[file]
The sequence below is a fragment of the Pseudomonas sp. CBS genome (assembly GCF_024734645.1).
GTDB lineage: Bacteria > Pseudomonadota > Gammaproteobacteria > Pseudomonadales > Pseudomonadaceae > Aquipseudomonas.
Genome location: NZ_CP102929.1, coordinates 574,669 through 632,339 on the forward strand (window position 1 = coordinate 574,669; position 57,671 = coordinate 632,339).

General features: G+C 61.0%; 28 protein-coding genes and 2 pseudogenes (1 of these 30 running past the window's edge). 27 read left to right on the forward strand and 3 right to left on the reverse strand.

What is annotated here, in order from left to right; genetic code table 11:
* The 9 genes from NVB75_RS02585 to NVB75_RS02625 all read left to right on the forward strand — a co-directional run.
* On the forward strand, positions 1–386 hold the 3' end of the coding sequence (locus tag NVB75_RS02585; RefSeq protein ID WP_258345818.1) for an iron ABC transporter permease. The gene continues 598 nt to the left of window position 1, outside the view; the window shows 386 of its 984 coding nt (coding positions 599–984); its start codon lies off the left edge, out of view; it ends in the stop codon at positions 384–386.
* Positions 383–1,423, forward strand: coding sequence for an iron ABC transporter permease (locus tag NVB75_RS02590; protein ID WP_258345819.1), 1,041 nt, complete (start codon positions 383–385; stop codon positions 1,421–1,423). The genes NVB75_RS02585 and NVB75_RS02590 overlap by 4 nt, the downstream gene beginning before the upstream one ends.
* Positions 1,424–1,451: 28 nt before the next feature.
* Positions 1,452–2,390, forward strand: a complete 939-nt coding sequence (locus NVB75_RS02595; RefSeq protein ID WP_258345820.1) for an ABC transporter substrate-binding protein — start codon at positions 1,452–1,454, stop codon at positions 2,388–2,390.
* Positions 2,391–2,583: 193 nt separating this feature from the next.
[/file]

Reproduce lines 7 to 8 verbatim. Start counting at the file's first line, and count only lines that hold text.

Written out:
* On the forward strand, positions 1–386 hold the 3' end of the coding sequence (locus tag NVB75_RS02585; RefSeq protein ID WP_258345818.1) for an iron ABC transporter permease. The gene continues 598 nt to the left of window position 1, outside the view; the window shows 386 of its 984 coding nt (coding positions 599–984); its start codon lies off the left edge, out of view; it ends in the stop codon at positions 384–386.
* Positions 383–1,423, forward strand: coding sequence for an iron ABC transporter permease (locus tag NVB75_RS02590; protein ID WP_258345819.1), 1,041 nt, complete (start codon positions 383–385; stop codon positions 1,421–1,423). The genes NVB75_RS02585 and NVB75_RS02590 overlap by 4 nt, the downstream gene beginning before the upstream one ends.